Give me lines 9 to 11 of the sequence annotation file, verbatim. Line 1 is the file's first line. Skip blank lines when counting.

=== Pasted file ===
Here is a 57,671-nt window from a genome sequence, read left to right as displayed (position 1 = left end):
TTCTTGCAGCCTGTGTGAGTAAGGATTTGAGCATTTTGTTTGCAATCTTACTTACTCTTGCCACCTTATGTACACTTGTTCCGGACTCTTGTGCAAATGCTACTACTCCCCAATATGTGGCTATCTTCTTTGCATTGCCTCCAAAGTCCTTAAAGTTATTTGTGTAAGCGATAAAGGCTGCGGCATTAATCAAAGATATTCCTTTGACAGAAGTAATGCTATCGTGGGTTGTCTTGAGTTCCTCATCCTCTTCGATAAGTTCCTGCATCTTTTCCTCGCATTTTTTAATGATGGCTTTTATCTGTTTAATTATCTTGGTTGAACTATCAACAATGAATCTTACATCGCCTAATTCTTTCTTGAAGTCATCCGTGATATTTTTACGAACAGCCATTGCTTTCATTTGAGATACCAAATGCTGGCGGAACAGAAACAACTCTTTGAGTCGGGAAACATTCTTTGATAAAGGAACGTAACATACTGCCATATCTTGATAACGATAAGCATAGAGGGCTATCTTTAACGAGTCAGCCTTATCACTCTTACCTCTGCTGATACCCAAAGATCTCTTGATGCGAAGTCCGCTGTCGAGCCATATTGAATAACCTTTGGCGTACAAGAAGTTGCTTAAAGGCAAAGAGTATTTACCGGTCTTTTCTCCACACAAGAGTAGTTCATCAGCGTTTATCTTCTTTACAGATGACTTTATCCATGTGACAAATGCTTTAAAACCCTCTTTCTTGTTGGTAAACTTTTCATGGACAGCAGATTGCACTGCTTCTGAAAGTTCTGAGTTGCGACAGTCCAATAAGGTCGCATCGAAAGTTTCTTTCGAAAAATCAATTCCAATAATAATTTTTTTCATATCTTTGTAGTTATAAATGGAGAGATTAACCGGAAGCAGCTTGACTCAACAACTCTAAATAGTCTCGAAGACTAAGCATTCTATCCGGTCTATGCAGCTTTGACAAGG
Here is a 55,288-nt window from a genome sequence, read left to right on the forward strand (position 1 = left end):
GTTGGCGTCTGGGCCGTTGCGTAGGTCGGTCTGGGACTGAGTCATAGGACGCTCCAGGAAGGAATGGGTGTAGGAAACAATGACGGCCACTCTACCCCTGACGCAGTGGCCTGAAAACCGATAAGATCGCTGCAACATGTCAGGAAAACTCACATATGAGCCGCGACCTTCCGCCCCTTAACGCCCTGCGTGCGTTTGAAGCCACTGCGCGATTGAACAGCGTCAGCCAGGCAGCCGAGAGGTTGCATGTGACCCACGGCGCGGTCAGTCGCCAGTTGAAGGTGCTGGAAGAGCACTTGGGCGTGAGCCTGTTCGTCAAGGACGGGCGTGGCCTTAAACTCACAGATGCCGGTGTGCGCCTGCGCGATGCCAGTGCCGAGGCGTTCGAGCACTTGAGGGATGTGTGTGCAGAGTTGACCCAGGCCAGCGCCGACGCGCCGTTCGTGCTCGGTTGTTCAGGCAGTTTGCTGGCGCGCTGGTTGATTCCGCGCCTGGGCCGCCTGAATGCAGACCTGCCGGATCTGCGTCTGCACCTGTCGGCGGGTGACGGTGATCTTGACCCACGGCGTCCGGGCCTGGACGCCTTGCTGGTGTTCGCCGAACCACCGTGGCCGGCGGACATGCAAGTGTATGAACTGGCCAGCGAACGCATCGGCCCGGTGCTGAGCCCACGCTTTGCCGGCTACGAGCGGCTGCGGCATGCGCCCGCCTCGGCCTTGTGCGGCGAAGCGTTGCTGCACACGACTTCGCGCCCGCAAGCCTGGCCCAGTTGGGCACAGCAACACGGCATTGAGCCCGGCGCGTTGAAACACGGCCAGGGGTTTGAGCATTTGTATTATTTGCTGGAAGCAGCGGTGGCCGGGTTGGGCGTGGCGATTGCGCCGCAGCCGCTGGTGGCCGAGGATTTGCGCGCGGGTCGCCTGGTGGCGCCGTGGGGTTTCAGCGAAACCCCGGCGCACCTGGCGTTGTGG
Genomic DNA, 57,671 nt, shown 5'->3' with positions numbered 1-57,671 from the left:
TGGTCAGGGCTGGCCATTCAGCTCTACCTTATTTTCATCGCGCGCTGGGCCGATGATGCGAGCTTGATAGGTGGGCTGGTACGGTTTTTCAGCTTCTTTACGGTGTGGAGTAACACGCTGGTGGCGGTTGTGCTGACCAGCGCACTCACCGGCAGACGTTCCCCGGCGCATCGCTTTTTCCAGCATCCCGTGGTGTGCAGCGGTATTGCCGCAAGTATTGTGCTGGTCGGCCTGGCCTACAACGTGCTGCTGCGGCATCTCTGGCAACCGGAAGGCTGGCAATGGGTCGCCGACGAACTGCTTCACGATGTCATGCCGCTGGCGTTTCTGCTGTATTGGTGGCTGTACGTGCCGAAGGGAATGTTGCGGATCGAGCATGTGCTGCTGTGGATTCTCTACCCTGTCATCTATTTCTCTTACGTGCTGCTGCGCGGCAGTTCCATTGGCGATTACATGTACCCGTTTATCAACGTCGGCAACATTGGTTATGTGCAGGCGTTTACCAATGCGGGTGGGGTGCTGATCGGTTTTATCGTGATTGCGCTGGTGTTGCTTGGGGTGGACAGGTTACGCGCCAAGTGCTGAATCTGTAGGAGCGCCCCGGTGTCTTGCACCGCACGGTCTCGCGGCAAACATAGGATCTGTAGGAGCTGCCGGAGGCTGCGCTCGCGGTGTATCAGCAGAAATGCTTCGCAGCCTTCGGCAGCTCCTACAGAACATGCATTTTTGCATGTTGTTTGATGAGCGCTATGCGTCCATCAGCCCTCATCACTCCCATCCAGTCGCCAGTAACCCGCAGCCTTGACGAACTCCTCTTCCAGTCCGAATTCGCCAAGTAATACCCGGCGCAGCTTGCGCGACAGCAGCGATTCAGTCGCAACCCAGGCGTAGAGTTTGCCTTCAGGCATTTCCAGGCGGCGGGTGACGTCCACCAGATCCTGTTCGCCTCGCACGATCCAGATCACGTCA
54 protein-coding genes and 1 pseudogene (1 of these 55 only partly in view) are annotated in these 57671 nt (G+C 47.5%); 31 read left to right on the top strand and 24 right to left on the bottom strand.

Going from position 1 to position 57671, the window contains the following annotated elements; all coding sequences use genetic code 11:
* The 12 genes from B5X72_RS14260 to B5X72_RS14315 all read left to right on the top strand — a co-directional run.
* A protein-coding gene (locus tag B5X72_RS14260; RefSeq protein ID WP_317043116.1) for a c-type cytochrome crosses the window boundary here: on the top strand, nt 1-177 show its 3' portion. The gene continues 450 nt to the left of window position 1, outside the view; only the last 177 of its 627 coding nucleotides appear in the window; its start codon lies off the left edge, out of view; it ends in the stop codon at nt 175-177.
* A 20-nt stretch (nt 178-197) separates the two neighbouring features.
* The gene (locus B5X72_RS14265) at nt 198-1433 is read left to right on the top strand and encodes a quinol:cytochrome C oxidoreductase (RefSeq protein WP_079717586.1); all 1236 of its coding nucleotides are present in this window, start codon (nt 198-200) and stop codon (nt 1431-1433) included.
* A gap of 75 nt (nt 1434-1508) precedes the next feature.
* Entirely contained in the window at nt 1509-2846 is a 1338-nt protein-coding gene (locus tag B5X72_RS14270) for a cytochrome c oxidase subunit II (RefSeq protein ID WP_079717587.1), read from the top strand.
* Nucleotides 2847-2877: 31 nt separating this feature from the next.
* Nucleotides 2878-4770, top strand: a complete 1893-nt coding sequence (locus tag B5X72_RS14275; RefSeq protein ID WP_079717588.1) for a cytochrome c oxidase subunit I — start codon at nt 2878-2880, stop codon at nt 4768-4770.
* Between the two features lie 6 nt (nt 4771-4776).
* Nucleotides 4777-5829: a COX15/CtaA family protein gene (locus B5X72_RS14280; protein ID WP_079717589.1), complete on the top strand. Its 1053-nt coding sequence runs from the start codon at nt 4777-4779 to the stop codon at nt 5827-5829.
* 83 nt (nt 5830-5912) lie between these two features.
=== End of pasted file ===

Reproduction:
* The 12 genes from B5X72_RS14260 to B5X72_RS14315 all read left to right on the top strand — a co-directional run.
* A protein-coding gene (locus tag B5X72_RS14260; RefSeq protein ID WP_317043116.1) for a c-type cytochrome crosses the window boundary here: on the top strand, nt 1-177 show its 3' portion. The gene continues 450 nt to the left of window position 1, outside the view; only the last 177 of its 627 coding nucleotides appear in the window; its start codon lies off the left edge, out of view; it ends in the stop codon at nt 175-177.
* A 20-nt stretch (nt 178-197) separates the two neighbouring features.